The Directorate of Citizenship and Immigration Control (DCIC) has given an ultimatum of two months to more than 37,000 people with unclaimed passports to pick them up or else be destroyed.
Through the Internal Affairs Ministry spokesperson, Simon Peter Mundeyi, DCIC says it is stuck with over 37,000 unclaimed passports including those that were processed in 2018 when the issuance of the electronic machine-readable passports (e-Passport) commenced.
Mundeyi explains that a decision has been taken to give the applicants two months to collect their passports after which the remaining passports will be destroyed.
The ultimatum expires in September and the destruction of unclaimed passports will start with those that were processed in 2018, 2019, and 2020. Mundeyi says that their assessment has revealed that many unclaimed passports were for girls who wanted to go for jobs in the Middle East.
He explains that the labor export companies told the applicants to use their official lines, a reason why hundreds of messages alerting people to pick up their passports end up on one sim card. Mundeyi adds that if 500 messages are sent to one sim card, chances are that many will not be read or will bounce back.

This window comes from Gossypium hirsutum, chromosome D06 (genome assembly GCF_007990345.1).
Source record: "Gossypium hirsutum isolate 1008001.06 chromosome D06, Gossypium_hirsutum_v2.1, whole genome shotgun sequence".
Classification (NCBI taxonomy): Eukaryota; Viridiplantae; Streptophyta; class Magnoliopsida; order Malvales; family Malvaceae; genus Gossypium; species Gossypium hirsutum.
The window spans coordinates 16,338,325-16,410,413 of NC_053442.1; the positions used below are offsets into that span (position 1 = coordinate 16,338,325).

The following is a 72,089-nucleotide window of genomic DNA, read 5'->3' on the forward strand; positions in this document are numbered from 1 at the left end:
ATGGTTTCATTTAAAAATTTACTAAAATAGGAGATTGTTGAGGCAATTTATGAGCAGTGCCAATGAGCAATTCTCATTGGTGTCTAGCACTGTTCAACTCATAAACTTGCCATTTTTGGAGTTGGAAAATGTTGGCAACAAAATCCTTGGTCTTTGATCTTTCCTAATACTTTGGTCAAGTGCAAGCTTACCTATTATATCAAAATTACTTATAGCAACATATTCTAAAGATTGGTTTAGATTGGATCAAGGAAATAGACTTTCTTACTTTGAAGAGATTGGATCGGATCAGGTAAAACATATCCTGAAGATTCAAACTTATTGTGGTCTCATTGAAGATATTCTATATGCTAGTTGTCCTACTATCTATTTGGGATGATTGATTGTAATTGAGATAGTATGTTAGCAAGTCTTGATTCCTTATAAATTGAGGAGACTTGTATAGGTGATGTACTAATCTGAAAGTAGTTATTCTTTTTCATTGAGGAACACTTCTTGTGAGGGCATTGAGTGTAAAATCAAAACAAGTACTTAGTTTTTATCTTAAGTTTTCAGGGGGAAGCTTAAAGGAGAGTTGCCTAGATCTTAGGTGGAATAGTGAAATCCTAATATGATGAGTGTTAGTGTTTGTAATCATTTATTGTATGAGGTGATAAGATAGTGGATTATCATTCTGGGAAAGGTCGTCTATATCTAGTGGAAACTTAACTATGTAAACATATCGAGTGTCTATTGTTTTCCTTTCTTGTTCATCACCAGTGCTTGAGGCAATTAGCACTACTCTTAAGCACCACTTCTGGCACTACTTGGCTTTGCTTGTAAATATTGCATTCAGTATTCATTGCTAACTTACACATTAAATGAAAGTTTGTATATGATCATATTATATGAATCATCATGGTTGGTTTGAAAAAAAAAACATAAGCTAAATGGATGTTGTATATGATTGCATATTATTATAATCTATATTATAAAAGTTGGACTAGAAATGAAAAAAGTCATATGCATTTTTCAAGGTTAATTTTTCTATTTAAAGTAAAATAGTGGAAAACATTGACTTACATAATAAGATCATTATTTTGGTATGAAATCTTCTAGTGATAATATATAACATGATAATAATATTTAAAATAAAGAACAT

In some cases, people wrote the wrong telephone numbers, a reason some messages go to people who have never even thought about acquiring a passport. This is why DCIC has urged people who applied for passports more than three months ago to just walk to the former face technologies center in Kyambogo and check for their travel documents.
Ronnie Mukundane, of Uganda Association of External Recruitment Agencies (UAERA), says he is not aware of companies that order their clients to register using their company telephone lines. He however says it is the companies that pay for travel documents and that is why they always wish to be informed once the passports of their clients are ready.
“Ideally, we would wish that when the passports are ready the companies also be informed and be present at the time of picking. We on many occasions see applicants disappearing after picking up their passports. This presents a loss to a company that paid for the acquisition of this passport,” Mukundane said.
UAERA says through their official engagements with DCIC, they have on many occasions brought this up and requested that they be included in the mechanism of receiving the passports once the one for their clients is ready.